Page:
Whether it be the hard-earned prize of the meticulous explorer, or a freak discovery of the hopelessly lost, games have had secret areas hidden away in their code for decades. In the early days, these were often walls that slid back, blended into identical textures and seemingly something you never found yourself so much as heard from friends and relatives, passed down like ancestral knowledge. We all know about the warp zone from World 1-2 of Super Mario Bros., but how many of you actually found it yourself?
Of course, the internet – and more specifically the advent of a global gaming community – has had a hand in that in years since. Sites like GameFAQs make their ad revenue by doing the hard work for you: in addition to tips and guides for games, most of them include comprehensive lists of all the little nooks and crannies lovingly hidden away by the developers. On the one hand, this massively streamlines the gaming experience for the compulsive 100%-er, a serious boon with more and more games hitting shelves all the time. Purists, on the other hand, might argue that guides to finding secret areas in fact undermine the whole point of a secret area in the first place. And sure, it’s tempting to get someone else to do the work for you, but it’s certainly an understandable point of view. If you’ve ever found a secret area purely by chance, you know how satisfying it is to come upon that knowledge, or even better by finding it after looking on a hunch and having your insight rewarded. But finding it when you already know it’s there is like buying an Easter egg for yourself: strictly speaking, nothing is different, but it’s somehow less satisfying.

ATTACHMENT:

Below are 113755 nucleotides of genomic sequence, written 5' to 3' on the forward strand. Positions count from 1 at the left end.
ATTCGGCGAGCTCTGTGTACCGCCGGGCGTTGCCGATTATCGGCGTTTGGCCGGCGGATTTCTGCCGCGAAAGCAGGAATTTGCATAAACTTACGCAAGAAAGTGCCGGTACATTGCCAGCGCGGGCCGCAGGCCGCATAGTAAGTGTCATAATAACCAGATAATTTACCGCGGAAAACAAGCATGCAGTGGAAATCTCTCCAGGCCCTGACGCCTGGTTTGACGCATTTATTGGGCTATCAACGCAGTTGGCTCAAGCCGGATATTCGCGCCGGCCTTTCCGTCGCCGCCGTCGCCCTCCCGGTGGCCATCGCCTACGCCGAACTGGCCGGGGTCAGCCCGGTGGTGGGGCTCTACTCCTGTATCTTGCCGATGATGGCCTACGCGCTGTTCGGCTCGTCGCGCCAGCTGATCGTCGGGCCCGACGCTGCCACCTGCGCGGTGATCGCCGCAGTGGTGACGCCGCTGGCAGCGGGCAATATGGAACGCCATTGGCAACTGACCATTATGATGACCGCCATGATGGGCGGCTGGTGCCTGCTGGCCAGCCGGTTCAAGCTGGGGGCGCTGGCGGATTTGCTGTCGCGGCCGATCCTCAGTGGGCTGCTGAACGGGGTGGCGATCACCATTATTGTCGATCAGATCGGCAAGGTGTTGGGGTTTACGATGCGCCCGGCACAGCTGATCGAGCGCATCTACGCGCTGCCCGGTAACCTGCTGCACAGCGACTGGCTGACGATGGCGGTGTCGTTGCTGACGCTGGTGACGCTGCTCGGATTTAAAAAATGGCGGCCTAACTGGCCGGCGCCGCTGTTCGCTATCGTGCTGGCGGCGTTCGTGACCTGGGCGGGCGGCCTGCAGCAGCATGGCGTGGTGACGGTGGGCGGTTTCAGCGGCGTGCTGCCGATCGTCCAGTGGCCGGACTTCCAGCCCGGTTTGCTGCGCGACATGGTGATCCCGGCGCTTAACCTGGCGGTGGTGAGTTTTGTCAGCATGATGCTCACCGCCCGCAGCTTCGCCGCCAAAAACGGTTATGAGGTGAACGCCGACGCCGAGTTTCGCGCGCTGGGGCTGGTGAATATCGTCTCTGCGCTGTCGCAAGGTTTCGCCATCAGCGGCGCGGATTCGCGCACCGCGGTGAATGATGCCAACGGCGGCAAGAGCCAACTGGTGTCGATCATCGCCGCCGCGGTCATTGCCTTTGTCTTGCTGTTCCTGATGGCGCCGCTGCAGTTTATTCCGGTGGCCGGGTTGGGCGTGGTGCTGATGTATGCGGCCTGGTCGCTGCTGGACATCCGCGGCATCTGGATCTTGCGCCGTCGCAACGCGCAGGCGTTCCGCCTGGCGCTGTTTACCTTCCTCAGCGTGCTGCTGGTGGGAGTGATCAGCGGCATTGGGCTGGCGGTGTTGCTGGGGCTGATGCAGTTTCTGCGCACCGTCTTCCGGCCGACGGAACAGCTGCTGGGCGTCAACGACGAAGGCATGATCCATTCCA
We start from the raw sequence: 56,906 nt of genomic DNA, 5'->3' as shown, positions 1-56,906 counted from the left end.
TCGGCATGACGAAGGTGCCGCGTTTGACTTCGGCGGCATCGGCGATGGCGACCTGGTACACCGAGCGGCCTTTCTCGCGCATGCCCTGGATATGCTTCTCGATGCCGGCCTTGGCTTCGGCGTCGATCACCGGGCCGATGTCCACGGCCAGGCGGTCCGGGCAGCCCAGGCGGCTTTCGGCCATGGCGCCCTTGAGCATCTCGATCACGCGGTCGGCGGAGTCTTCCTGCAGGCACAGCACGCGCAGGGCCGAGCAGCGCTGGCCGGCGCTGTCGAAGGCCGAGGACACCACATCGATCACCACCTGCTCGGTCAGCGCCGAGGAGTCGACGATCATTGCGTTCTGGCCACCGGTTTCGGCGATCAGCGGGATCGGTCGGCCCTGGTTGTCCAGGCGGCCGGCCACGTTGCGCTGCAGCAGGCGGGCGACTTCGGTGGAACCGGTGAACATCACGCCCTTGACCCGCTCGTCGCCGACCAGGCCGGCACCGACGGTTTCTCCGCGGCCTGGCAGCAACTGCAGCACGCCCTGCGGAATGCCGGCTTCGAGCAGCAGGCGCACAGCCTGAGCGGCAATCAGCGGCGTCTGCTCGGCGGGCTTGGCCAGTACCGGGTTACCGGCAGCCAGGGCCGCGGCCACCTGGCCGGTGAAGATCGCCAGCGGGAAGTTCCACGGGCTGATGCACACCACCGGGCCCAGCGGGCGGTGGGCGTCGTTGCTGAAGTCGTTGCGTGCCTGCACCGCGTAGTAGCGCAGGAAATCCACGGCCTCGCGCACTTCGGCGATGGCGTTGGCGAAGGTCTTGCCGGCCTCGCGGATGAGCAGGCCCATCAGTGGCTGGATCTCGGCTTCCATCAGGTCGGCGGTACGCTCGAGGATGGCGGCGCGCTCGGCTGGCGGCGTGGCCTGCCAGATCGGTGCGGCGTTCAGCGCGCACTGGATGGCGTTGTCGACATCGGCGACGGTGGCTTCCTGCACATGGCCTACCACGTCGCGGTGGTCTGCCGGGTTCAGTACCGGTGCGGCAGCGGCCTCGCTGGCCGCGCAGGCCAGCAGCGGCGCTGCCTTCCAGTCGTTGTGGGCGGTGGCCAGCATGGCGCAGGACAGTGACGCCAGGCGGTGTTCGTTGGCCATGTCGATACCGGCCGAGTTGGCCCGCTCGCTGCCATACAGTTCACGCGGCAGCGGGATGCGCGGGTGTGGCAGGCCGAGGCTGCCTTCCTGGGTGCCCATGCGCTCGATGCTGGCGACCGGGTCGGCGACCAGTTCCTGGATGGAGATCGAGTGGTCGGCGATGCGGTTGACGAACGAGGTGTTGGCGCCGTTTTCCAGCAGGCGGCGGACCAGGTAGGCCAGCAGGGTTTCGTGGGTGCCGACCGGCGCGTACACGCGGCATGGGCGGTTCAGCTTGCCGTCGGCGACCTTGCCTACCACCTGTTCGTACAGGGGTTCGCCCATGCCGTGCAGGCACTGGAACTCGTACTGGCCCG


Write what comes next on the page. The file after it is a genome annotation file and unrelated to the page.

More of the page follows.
Of course, the rewards beyond the thrill of exploration can be plenty. Secret areas can skip chunks of the game – a vital tool for speedrunners – or give access to useful equipment otherwise hard to come by. Take the Metroid series, for example: riddled with so many areas hidden behind wall tiles and atop high areas that it’s practically more secret than main level. Missile expansions, energy tanks and even certain weapon upgrades are reserved for the adventurous and the cunning, so it can improve your game experience massively by sneaking a peek at a forum here and there for a little help.
Secret areas have certainly come a long way, and yet ostensibly changed very little. Some games still even have little chimes and pop-up messages for finding one a la Legend of Zelda or DOOM – Shadow Warrior, for example, apes the classic FPS in this fashion. In the end, they’ll always be out there, and it’s up to you to decide how to find them – will you succumb to the temptations of Google’s ‘easy way out’, or take the road less travelled and unearth them yourself? Either way, there are plenty of secrets waiting to be discovered: happy hunting.